Interesting that Kissinger is there . Steve Pieczenik takes the very strong view that Pompeo is a dead man walking. Worth every second of his five minute discourse . What I like about Steve and his various takes on people of note is that he assassinates them immediately and intensely with a quick turn of phrase.

    Peter AU1 , Nov 23 2019 8:20 utc | 69
    uncle tungsten

    Kissinger was also Nixon's envoy. He engineered the split between China and the Soviet Union amongst other things. China and Russia's current leadership though may be above Kissinger's pay grade.

    [Nov 15, 2019] Asia Times Numbers show joke is on the US, not Huawei Article

    Nov 15, 2019 | www.asiatimes.com

    Numbers show joke is on the US, not Huawei US ban lit a fire under Huawei, seen taking lead in smartphones and awash in cash as bonds trade at a premium

    By Umesh Desai

    Unlisted Chinese telecommunications giant Huawei Technologies was made an international pariah by US regulators earlier this year after a ban on buying key parts and on access to crucial markets.

    You think that sounded the death knell for the company? Think again.

    This week, Huawei announced a US$286 million bonuses bonanza to its employees . Its bonds continue to trade above par, and its cash balances are massive. Hardly the signs of a company struggling under sanctions.

    The company has repeatedly denied US allegations that it is a front for the Chinese government – the justification Washington cited for banning US companies from using Huawei-manufactured gear.

    Huawei is the world's biggest telecom equipment maker and it's the second biggest smartphone maker.

    According to data from International Data Corporation, smartphone shipments in the July-September quarter rose 18.6% to 66.6 million, just behind global leader Samsung's 78.2 million.

    "Huawei has been gaining market share in China and overseas despite US trade war frictions and may become the leading smartphone maker in the next two quarters," said Nitin Soni, director of corporate ratings at Fitch Ratings.

    He said telcos across emerging markets, which are facing capital expenditure pressures and limited 5G business viability in the short term, may be willing to buy Huawei's 5G equipment given it is cheaper and has better technology than European counterparts.

    It's not just Soni. Industry leaders also acknowledge Huawei's quality standards .

    Indian telco Bharti Enterprises' chairman Sunil Mittal said recently, for example, "I can safely say their products in 3G and 4G that we have experienced are significantly superior to Ericsson and Nokia. I use all three of them. "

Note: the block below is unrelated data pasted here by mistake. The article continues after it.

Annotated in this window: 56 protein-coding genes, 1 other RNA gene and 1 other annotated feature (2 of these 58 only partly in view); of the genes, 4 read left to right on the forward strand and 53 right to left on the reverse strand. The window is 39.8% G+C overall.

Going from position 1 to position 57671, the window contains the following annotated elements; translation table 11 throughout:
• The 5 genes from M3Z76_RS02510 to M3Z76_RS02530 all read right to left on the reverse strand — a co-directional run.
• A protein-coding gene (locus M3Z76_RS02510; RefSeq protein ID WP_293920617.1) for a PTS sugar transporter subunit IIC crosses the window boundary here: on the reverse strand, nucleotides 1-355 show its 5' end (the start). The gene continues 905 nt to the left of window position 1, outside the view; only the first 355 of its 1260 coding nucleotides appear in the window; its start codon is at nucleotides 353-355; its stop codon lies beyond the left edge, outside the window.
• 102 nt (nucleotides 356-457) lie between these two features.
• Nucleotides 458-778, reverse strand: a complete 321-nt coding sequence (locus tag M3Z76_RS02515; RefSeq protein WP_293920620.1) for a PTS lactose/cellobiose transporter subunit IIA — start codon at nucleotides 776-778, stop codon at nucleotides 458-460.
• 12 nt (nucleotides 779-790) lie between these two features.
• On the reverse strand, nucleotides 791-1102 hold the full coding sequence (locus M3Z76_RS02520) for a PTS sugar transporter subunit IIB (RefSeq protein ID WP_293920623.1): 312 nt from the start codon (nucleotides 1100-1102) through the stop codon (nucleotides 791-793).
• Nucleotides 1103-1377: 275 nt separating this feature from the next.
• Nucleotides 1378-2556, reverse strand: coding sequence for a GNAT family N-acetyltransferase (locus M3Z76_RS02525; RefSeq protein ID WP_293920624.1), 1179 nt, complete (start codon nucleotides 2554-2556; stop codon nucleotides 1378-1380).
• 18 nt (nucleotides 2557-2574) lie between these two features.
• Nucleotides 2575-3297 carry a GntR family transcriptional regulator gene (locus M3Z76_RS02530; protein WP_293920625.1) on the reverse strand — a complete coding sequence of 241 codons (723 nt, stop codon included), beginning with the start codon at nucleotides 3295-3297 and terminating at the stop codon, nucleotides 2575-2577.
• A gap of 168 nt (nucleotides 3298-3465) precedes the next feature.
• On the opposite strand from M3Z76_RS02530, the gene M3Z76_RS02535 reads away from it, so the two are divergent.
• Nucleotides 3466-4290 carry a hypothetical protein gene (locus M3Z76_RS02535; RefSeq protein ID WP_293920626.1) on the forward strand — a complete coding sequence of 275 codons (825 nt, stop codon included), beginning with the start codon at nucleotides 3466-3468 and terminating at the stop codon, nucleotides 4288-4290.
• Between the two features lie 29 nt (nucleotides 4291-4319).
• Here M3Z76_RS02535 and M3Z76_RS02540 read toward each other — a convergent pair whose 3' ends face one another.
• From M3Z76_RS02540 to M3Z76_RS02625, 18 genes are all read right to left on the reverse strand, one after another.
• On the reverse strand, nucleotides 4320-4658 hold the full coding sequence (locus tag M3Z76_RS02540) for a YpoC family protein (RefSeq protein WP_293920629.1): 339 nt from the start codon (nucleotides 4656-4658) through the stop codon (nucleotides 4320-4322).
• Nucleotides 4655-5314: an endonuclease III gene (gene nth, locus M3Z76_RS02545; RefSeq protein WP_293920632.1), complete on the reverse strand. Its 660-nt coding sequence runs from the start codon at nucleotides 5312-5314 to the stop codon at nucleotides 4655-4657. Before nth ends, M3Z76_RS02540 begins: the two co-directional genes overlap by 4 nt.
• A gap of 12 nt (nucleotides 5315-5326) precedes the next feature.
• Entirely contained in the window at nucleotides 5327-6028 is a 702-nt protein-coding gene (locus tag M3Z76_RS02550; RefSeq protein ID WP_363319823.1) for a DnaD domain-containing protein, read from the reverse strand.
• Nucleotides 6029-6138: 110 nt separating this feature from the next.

Indeed, the bond-market performance of the unrated, unlisted company confirms Huawei's strength. Its dollar-denominated bonds traded in global markets are changing hands at above par, indicating bond investors are confident about the company's cash position and liquidity situation.

    Its bonds due 2025, which pay a coupon of 4.125%, are trading at a price of $104 while the holder would only get $100 at maturity. The premium would be compensated by the annual coupon, which would reduce the yield. The bonds are currently yielding 3.4% compared with the 4.25% yield at the time of the issuance. In price terms the bonds have rallied from $99 in 2015 to $104. Prices move inversely to yields.

    The financial highlights also betray no signs of weakness. The company has a cash hoard of $39 billion and generates $10 billion from operations each year.

    So, in fact, the US ban on Huawei may be helping the company.

    "A ban on US companies such as Google to supply software to Huawei may lead to faster innovation by Huawei to develop its own operating system and chips," said Soni.

    [Nov 09, 2019] Asia Times America's misguided war on Chinese technology Article

    Nov 09, 2019 | www.asiatimes.com

    America's misguided war on Chinese technology Jeffrey D Sachs By Jeffrey D Sachs November 8, 2019

    The worst foreign-policy decision by the United States of the last generation – and perhaps longer – was the "war of choice" that it launched in Iraq in 2003 for the stated purpose of eliminating weapons of mass destruction that did not, in fact, exist. Understanding the illogic behind that disastrous decision has never been more relevant, because it is being used to justify a similarly misguided US policy today.

    The decision to invade Iraq followed the illogic of then-US vice-president Richard Cheney, who declared that even if the risk of WMD falling into terrorist hands was tiny – say, 1% – we should act as if that scenario would certainly occur.

    Such reasoning is guaranteed to lead to wrong decisions more often than not. Yet the US and some of its allies are now using the Cheney Doctrine to attack Chinese technology. The US government argues that because we can't know with certainty that Chinese technologies are safe, we should act as if they are certainly dangerous and bar them.

    Proper decision-making applies probability estimates to alternative actions. A generation ago, US policymakers should have considered not only the (alleged) 1% risk of WMD falling into terrorist hands, but also the 99% risk of a war based on flawed premises. By focusing only on the 1% risk, Cheney (and many others) distracted the public's attention from the much greater likelihood that the Iraq war lacked justification and that it would gravely destabilize the Middle East and global politics.

    The problem with the Cheney Doctrine is not only that it dictates taking actions predicated on small risks without considering the potentially very high costs. Politicians are tempted to whip up fears for ulterior purposes.